On a personal note, my husband Joseph’s cousin Joel Lasky (a retired filmmaker now living in Dallas) recalls playing with his “Haven” refugee classmates inside the barbed wire at Fort Ontario in upstate New York, where Gruber’s charges were encamped. Lasky recalls: “Dad [Harry Lasky] was the president of the synagogue and, as liaison between the Jewish community of Oswego and national Jewish agencies, provided extra food and other materials for the refugees.” Lasky also informed, “One of Gruber’s refugee charges, Rabbi Tzechoval, taught me the maftir [the additional Torah reading given on the Sabbath] for my bar mitzvah.” The miniseries led to an ongoing Lasky-Gruber correspondence. Another Gibbons survivor was then 6-year-old Doris Schechter (nee Dorrit Blumenkranz), now the owner of My Most Favorite Dessert Company.
In “Ahead of Time,” there is a clip of Yitzhak Aharonovitch the handsome 23-year-old captain of the ship Exodus. The film also shows a 2008 visit by Gruber to Aharonovitch. With a twinkle in his eye, the now a frail 85-year-old man tells Gruber, “I never realized you were that much older than I.” (He died at 86.) Also in the audience was film director Bob Richman, film writer Naomi Wolf, and filmmakers Patti Kenner and Zeva Oelbaum.
Duff stressed: “The Common Good” is “not mine, not yours, not ours,” and that the essence of the awards is “to reach out and inspire full participation in our democracy… and promote community and individual actions to better our world. Our organization works to bring people together from across the political aisle to find common ground. “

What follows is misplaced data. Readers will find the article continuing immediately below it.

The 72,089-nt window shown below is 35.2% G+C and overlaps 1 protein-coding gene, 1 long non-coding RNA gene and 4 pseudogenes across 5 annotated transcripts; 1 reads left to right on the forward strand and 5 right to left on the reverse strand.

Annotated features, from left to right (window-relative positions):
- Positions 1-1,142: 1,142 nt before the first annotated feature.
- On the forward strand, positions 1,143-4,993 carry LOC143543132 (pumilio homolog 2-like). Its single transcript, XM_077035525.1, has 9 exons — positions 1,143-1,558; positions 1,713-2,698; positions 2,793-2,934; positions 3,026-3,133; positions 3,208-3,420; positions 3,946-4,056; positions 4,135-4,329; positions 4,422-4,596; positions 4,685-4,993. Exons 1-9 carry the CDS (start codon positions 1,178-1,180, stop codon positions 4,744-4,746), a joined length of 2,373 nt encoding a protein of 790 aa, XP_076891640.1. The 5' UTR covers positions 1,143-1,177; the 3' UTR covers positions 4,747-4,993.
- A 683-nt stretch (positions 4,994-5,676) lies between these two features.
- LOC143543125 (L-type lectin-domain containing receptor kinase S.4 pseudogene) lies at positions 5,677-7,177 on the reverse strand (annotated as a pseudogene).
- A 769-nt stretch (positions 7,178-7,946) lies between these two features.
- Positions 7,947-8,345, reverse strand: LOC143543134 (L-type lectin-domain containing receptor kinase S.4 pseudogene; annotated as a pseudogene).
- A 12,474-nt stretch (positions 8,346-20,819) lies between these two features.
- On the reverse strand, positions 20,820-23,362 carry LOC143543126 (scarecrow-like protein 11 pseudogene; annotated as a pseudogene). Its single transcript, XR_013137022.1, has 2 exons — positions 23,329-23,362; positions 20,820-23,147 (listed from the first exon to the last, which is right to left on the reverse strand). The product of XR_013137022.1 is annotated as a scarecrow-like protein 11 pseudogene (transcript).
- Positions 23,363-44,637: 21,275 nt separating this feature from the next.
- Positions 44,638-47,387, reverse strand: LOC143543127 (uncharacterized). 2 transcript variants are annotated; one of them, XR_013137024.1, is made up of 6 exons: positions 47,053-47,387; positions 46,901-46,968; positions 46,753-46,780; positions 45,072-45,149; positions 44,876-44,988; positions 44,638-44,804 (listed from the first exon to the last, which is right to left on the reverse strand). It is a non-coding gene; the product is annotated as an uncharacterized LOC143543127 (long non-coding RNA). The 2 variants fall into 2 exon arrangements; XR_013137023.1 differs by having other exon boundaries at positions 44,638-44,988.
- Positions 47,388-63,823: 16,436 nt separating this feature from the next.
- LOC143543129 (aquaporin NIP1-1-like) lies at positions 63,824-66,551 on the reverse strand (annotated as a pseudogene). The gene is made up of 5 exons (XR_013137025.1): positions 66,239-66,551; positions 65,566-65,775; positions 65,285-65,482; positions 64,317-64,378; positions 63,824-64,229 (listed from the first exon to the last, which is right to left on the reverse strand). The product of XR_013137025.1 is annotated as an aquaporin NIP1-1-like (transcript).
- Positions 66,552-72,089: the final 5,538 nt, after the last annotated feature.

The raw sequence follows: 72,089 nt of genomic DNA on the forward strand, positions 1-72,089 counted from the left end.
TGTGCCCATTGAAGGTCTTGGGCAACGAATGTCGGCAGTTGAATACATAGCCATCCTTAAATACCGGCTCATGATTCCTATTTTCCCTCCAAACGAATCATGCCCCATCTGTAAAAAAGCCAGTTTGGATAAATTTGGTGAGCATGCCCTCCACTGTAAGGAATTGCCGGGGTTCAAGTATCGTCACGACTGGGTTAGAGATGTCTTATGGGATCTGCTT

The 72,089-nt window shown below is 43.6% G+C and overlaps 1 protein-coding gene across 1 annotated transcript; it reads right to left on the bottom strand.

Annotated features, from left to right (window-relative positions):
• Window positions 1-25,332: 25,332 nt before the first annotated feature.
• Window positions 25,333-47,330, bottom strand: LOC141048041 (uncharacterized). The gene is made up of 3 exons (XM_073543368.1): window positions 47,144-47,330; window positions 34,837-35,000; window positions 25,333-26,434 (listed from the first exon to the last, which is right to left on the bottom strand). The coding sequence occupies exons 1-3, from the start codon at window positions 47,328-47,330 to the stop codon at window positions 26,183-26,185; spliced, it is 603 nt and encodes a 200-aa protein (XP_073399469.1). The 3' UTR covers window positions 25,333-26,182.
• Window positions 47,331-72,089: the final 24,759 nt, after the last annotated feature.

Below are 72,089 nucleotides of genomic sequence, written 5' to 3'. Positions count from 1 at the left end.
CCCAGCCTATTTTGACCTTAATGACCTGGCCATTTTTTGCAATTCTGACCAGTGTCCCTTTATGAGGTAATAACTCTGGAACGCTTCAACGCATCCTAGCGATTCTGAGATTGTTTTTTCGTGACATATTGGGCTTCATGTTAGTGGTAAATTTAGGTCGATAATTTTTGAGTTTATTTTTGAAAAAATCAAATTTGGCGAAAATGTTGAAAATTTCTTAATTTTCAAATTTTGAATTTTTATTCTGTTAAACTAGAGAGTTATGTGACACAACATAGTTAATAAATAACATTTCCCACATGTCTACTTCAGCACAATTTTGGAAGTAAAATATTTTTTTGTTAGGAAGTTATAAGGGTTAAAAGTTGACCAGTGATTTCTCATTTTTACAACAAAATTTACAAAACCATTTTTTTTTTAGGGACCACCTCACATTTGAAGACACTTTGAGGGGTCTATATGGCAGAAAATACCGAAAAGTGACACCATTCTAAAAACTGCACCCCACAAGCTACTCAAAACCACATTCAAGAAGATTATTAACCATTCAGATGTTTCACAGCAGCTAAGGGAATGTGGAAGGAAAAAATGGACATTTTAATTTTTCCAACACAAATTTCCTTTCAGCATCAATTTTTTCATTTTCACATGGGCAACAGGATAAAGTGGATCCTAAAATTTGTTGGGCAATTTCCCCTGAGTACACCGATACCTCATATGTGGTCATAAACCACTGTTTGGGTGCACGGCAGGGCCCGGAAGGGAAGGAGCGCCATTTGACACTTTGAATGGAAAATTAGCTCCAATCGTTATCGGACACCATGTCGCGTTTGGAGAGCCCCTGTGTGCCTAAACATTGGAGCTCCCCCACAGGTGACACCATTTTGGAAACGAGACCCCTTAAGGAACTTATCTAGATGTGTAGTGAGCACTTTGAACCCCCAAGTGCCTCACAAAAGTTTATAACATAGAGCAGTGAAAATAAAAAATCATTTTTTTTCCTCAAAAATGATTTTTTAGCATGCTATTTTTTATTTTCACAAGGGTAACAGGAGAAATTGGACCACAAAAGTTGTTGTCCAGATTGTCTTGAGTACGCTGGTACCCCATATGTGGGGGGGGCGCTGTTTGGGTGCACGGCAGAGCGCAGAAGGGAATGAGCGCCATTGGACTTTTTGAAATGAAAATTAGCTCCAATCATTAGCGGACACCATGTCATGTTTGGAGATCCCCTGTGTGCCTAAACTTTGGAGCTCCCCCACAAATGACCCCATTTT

Award-winning journalist Catherine Crier was the evening’s host.
That the LeFrak family is noted for philanthropy, involvement in the arts and for civic endeavors is well known. Samuel LeFrak developed LeFrak City, a Queens complex of low- and moderate-priced housing. His widow, philanthropist Ethel LeFrak, in addition to supporting Temple Emanu-El, Queens College and Albert Einstein College of Medicine, has donated $750,000 to establish the Ethel LeFrak Student Scholars of the Holocaust Fund at Seton Hill University’s National Catholic Center for Holocaust Education. Her daughter Francine LeFrak is an entrepreneur, a television and theater producer, and a philanthropist. And Samuel and Ethel Lefrak’s daughter-in-law, Karen LeFrak, has gone to the dogs.
Married to billionaire real estate tycoon Richard LeFrak (Francine LeFrak’s brother), president of the LeFrak Organization, she hosted a cocktail party held February 10 at Doubles, the club at The Sherry-Netherland. The attendees were dog lovers and owners who would be attending the Westminster Kennel Club Dog Show on February 14 and 15. LeFrak is a breeder of champion standard poodles. Her dog Miki has retired from competition as America’s No. 1 standard poodle, having won 88 Best in Show titles. At the reception, LeFrak signed her latest children’s book, “Best in Show” (Walker & Company), which has received accolades from fellow dog owners Joan Rivers, Martha Stewart and Glenn Close.
A director of the New York Philharmonic and a member of the administrative board of Memorial Sloan-Kettering Cancer Center, LeFrak has taken her dogs to the Mount Sinai medical center and New York Medical Center, where they have provided therapy to the victims and families of 9/11.